Carnival Time

Peter Craven

  • The Remake by Clive James
    Cape, 223 pp, £10.95, October 1987, ISBN 0 224 02515 5
  • In the Land of Oz by Howard Jacobson
    Hamish Hamilton, 380 pp, £12.95, September 1987, ISBN 0 241 12110 8

The more Britain affects a déclassé manner while Thatcherism increases the gulf between rich and poor, the more it comes, superficially, to resemble Australia. Linguists speculate that the Australian accent at its purest and broadest is simply an intact version of late 18th and early 19th-century London English. Who knows? I don’t want to overdetermine to the point of absurdity, but it seems fairly obvious that what Clive James represents is a kind of stylised distortion of what Britain sees itself as: a kind of self-possessed jokey coarseness, very smart and very educated, a sort of sharp-talking deified moron – who then has to be defined (surprise, surprise) as Australian.

He is a difficult character to get into perspective. Most Australians who might be in a position to appreciate Clive James’s gifts as a journalist and humourist get put off – first by the mediocrity of his television appearances here (they’re especially mediocre just for us), and then by the way the literary journalism overreaches itself when it touches home base. It’s a pity that James, who can talk with such trenchancy and sense about everything from Mandelstam to Martin Amis, makes such a fool of himself (and of us) when he touches on the literature of his birthplace. His recent overview of Australian poetry in the Times Literary Supplement shows him at his worst – uninformed and wallowing. Even when he affects to assert the independence of Australian writing from the British literary world his imagery gives him away: ‘Now that Australia has acquired, if it has, a literature of its own as a going concern, the lingering desire to have the mother country sniff its nappy must perforce be given up.’ The trouble with this is not its vulgarity (so droll and so Australian) but that it demeans its subject. The tacit image of the incontinent infant works to characterise nobody but Clive James.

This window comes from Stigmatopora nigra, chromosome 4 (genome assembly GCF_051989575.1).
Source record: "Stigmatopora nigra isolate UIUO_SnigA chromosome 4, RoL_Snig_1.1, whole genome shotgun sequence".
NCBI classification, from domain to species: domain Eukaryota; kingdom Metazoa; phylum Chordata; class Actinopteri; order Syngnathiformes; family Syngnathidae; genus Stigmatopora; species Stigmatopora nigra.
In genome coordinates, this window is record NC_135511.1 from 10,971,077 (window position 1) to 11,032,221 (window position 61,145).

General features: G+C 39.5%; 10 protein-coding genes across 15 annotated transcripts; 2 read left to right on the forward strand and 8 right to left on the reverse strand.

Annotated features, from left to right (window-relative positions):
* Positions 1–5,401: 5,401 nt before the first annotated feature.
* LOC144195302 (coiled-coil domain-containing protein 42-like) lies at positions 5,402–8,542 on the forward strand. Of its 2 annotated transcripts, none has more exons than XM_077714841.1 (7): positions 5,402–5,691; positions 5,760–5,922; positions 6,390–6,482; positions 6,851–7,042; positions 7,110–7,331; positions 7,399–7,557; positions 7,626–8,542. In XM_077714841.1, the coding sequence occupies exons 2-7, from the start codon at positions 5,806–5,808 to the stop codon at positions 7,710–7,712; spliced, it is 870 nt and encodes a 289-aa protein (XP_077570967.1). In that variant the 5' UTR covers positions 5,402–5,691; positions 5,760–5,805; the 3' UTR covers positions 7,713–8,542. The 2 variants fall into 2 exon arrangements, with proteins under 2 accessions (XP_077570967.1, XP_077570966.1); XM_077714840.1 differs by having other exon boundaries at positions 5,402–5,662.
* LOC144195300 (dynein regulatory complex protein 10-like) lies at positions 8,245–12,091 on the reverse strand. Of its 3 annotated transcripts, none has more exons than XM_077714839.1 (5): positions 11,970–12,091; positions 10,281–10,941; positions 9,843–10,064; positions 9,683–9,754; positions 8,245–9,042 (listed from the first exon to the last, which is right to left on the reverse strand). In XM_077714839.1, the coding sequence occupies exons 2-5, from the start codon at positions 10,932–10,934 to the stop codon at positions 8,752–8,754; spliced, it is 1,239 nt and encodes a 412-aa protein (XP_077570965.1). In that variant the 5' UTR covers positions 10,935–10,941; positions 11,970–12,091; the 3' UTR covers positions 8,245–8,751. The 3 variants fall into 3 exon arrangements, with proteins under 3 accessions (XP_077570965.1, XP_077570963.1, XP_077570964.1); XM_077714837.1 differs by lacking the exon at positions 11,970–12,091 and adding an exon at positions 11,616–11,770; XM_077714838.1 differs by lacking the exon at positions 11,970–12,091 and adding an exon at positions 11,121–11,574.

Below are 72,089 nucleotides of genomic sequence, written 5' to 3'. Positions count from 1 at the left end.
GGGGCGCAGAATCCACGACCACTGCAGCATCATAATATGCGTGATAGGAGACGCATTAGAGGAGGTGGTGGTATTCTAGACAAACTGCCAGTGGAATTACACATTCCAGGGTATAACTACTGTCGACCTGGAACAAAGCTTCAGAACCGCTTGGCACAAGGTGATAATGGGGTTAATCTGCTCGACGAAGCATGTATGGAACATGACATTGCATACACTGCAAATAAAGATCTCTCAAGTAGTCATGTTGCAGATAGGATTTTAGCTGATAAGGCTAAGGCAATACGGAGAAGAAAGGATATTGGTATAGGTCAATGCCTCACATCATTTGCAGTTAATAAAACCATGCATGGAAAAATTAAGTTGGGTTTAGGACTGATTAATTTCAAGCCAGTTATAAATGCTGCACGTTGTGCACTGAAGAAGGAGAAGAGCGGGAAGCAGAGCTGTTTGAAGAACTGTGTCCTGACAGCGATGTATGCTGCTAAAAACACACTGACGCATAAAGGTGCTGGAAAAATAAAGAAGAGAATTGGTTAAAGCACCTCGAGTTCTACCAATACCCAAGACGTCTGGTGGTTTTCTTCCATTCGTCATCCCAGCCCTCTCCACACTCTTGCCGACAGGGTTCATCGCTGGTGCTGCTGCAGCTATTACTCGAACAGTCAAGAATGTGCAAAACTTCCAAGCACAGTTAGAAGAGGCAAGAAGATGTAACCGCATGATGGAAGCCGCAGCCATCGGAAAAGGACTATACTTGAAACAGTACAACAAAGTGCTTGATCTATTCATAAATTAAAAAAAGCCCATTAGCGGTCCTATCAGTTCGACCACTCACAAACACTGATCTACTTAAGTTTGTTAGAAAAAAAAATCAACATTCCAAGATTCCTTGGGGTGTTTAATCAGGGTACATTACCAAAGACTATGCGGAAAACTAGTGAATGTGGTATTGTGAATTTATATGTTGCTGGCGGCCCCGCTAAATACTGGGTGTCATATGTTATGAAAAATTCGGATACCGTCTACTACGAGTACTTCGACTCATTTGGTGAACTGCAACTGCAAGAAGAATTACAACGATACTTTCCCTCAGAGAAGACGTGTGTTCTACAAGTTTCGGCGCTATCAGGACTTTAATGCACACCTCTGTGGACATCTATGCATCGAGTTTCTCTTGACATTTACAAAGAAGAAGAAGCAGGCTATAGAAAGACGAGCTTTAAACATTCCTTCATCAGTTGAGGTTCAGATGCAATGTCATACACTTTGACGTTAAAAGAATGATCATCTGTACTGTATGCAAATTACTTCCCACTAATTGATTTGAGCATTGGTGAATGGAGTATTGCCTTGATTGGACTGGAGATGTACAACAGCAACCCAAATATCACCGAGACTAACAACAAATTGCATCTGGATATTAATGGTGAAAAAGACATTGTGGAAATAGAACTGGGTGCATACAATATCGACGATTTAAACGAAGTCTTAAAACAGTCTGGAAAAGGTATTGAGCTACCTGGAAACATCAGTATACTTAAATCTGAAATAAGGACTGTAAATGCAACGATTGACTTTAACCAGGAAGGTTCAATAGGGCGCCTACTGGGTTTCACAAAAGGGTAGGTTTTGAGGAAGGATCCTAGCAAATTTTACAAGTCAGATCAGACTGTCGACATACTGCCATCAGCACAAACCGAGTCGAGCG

It would matter less if he were less ignorant. He describes Alan Wearne’s verse novel The Nightmarkets as ‘so solidly or anyway heavily involved in the tradition of Pound, Williams, Zukofsky and the yellow pages of the telephone directory’. Here, in neat reversal, only the joke is right. Wearne does have a telephone directory’s worth of circumstantial detail, but he is not remotely in the tradition of Pound, Williams etc. (Let alone MacDiarmid, who also gets into the act.) I don’t mind Clive James not being able to come at Wearne – it is a position he shares with a number of overseas critics, who find Wearne’s vernacular and his erratic rhythms difficult to negotiate. My objection is to the amateurism posing as expertise. James knows that Scripsi, the literary journal which backed Wearne (and which I happen to co-edit), has an interest in the writers he mentions, if only because Ian Hamilton said so in the pages of the London Review. He forgets (he is not very careful about these matters) that it was in the letters pages of this journal that The Night-markets was described as having nothing ‘remotely Poundian or Objectivist’ about it. Of course he may say that this is simply a matter of opinion but he should bear in mind that the extensive and expert Australian reviews of The Nightmarkets, hyperconscious one might think of the context in which such things are valued, saw no such parallels, no such influences. Everyone saw them in Laurie Duggan’s verse documentary The Ash Range, but Clive James is not sufficiently interested in Australian writing to notice the other notable long poem in its recent history.

He has more sympathy and less nonsense to offer on the subject of Les Murray, though again he cannot resist a facile categorisation whereby Murray is ‘prelapsarian’ and in touch with an ‘outside world’ which vindicates his nationalism – a quality which is apparently denied to younger poets like Wearne. It’s also worth pointing out that Les Murray is not only sui generis, so that any outside world, even the legitimate one of literary influences, does look a little irrelevant, but he is also one of the most original poets anywhere. To mention the Martians as though they had paved the way for Murray is ridiculous: in this context Craig Raine looks like Cowley alongside Milton.

The full text of this book review is only available to subscribers of the London Review of Books.

You are not logged in